The Party Wall etc. Act 1996 ('the Act') came in to force on 1st July 1997 and governs the procedure and legal protocol to be followed in the carrying out of any works falling under the Act throughout England & Wales. The Act applies to all 'notifiable' works in both residential and commercial property.
This includes excavation for foundations, within a specified distance from a neighbouring property, and certain works affecting Party Walls and Party Fence Walls. The Act also covers proposed works to construct a new wall at the line of junction between two properties, if not already built upon.
UPDATE: Planning legislation to be relaxed...... but the Party Wall etc. Act still applies!
The recent government anouncement that planning legislation will be relaxed for residential extensions means one less statutory hurdle for Building Owners to overcome. However, the Party Wall etc. Act still applies where the proposed works meet the Act's 'notifiable' criteria. Building Owners should therefore be careful to ensure they don't fall foul of Party Wall legislation even though planning permission may not be needed.
What is a Party Wall?
In simple terms, a wall that divides two properties in separate ownership. A Party Wall may be built astride the boundary, and is thus partly on the land of each owner (Type 'A'); or it may sit entirely on the land of one owner, but still separates the two properties (Type 'B'). A Party Wall is therefore in shared ownership; this means that certain works, deemed to be 'notifiable' under the Act, will require the Building Owner's service of prior notice upon the Adjoining Owner before works may start. The Act details the requisite notice periods applicable in each situation. In the event of a 'dispute' in response to the notice(s), the parties must either each appoint their own Surveyor, or concur in the appointment of a single Agreed Surveyor in accordance with Section 10 of the Act. The purpose of this appointment is the resolution of the dispute by way of a Party Wall Award.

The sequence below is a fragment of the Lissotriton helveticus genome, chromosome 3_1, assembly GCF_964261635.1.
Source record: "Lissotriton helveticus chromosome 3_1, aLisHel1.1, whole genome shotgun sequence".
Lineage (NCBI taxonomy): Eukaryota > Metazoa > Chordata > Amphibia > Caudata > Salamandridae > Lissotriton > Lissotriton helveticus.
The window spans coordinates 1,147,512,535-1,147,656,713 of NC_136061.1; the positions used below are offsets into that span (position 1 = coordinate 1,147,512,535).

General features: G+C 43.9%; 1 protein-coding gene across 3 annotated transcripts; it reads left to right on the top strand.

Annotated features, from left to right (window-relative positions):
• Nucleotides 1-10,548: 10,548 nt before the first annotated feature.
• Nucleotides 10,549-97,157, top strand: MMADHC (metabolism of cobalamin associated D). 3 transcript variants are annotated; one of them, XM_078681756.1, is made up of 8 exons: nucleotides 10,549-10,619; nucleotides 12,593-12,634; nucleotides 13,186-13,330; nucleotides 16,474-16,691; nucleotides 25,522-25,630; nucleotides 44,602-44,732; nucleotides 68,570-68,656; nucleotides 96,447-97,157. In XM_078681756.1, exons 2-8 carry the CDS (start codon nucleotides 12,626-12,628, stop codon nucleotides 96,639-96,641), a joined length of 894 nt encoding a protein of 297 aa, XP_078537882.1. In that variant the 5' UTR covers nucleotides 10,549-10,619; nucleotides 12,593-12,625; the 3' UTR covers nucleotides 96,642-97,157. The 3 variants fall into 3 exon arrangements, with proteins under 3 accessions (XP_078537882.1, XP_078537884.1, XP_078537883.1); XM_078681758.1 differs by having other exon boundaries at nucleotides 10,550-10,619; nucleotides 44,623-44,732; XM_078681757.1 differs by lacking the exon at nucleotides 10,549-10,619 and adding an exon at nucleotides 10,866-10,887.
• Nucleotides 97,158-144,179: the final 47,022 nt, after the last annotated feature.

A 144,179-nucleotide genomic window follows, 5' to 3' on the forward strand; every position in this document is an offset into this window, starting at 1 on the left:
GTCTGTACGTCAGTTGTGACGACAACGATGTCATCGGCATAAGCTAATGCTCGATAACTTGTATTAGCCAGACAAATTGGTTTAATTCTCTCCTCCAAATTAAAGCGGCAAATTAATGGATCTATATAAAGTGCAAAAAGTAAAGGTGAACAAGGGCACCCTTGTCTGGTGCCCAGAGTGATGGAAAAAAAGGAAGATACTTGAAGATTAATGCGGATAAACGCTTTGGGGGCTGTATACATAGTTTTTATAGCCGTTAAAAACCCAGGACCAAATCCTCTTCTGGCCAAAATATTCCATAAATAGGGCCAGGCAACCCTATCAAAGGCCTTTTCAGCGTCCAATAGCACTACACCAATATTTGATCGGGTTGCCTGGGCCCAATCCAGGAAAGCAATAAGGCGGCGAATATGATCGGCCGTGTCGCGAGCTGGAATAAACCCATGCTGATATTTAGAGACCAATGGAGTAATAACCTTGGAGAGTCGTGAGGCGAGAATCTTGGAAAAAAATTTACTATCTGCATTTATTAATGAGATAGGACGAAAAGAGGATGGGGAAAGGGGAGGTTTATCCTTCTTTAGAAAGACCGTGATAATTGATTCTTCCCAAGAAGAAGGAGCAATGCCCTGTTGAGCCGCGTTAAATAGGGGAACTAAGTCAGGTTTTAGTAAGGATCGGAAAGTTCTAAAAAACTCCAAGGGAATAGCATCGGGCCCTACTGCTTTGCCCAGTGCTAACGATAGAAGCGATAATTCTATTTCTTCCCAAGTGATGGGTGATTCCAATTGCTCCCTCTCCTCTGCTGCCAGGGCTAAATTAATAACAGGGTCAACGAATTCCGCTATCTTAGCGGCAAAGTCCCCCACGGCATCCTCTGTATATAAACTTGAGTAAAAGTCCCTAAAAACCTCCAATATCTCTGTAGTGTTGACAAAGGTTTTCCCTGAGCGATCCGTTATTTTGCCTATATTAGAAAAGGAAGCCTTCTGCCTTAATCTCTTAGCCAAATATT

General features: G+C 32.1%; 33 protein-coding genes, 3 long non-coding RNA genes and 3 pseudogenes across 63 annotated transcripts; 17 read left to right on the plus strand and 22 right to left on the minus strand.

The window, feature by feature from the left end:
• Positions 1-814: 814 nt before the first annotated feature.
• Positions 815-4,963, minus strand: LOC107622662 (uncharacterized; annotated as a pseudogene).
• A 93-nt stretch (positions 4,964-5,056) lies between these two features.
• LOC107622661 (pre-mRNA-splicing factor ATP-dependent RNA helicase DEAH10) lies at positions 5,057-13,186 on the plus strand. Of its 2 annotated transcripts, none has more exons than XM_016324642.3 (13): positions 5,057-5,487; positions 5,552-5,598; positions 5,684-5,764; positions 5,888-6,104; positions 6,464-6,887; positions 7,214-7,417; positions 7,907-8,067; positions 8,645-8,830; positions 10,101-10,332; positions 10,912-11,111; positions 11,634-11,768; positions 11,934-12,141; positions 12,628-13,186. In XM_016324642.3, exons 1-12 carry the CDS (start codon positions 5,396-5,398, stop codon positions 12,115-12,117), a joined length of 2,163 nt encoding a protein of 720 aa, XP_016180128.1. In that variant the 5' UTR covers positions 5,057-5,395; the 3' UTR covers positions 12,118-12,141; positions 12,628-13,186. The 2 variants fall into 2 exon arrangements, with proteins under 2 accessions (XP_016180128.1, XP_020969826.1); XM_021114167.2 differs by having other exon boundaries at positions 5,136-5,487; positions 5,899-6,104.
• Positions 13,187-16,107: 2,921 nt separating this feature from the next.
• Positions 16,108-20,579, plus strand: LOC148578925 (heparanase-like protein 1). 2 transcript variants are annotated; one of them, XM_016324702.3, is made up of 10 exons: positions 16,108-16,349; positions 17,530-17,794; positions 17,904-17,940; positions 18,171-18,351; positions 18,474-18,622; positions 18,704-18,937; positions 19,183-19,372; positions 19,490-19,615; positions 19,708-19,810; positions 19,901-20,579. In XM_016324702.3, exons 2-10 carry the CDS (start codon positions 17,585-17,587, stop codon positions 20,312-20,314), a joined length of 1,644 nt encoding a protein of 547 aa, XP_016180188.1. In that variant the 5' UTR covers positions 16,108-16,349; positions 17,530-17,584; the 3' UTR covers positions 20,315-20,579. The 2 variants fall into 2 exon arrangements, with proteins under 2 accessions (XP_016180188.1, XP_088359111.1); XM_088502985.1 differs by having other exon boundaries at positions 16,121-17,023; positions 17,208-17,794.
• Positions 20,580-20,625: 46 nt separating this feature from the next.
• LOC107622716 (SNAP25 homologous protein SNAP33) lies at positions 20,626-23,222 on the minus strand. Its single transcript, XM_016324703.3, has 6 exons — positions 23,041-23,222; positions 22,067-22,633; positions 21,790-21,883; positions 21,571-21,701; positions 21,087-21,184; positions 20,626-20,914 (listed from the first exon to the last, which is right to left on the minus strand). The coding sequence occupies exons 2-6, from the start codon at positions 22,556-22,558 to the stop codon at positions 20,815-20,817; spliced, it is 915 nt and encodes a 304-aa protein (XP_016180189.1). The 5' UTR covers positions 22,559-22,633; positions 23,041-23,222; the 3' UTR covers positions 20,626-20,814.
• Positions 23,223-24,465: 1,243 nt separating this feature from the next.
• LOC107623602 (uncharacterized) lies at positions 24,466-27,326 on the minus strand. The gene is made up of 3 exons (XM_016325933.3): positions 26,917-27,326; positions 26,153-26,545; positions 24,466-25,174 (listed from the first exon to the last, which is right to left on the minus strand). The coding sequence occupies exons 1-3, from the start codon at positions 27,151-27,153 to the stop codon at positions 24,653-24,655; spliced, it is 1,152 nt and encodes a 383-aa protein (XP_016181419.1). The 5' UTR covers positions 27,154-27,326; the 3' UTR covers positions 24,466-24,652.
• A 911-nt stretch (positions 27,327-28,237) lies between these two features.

Are my proposed works 'notifiable'?
If you are a Building Owner intending to carry out works to modify or extend your property, you should consider the nature of the proposed works in relation to the Act to ascertain whether you need to serve prior notice on your neighbour (the 'Adjoining Owner'). Whilst you may have Planning Permission and Building Regulations approval, the works may not proceed unless you have notified the Adjoining Owner under the Act on the basis:
- You will be excavating your land to form foundations if those excavations fall within a specified distance (as defined by the Act) from the Adjoining Owner's property;
- You will be undertaking certain works to a Party Wall;
- You will be building a new wall at, or astride the boundary ('line of junction') where a wall does not currently exist;
- You will be removing, raising, lowering or building off a Party Fence Wall.
What is a Party Wall Award?
A Party Wall Award (often incorrectly called a Party Wall Agreement) is a legally binding document drafted and served by the appointed Surveyors, or Agreed Surveyor, to resolve the dispute between the parties. This sets out the nature of the proposed works, together with details as to who is responsible for the cost of the works and any associated fees. The Award will usually contain a Schedule of Condition to evidence the condition of the Adjoining Owner’s property prior to commencement of any works; this may be needed for later referral in determining the extent of any damage claimed by the Adjoining Owner to be a direct result of the awarded works. The Award will usually also state which party is responsible for implementing any remedial works in the event of resultant damage.
The Party Wall Consultancy provides expertise in this complex area of law in both residential and commercial property. For more information on The Party Wall Consultancy, click on About Us or download our Factsheet.